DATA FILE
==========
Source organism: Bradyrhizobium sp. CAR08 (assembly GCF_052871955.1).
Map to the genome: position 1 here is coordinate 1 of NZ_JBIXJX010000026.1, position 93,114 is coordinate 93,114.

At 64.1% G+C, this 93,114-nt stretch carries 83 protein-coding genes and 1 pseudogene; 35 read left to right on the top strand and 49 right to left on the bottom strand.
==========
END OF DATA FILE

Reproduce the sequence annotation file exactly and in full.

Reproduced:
Source organism: Bradyrhizobium sp. CAR08 (assembly GCF_052871955.1).
Map to the genome: position 1 here is coordinate 1 of NZ_JBIXJX010000026.1, position 93,114 is coordinate 93,114.

At 64.1% G+C, this 93,114-nt stretch carries 83 protein-coding genes and 1 pseudogene; 35 read left to right on the top strand and 49 right to left on the bottom strand.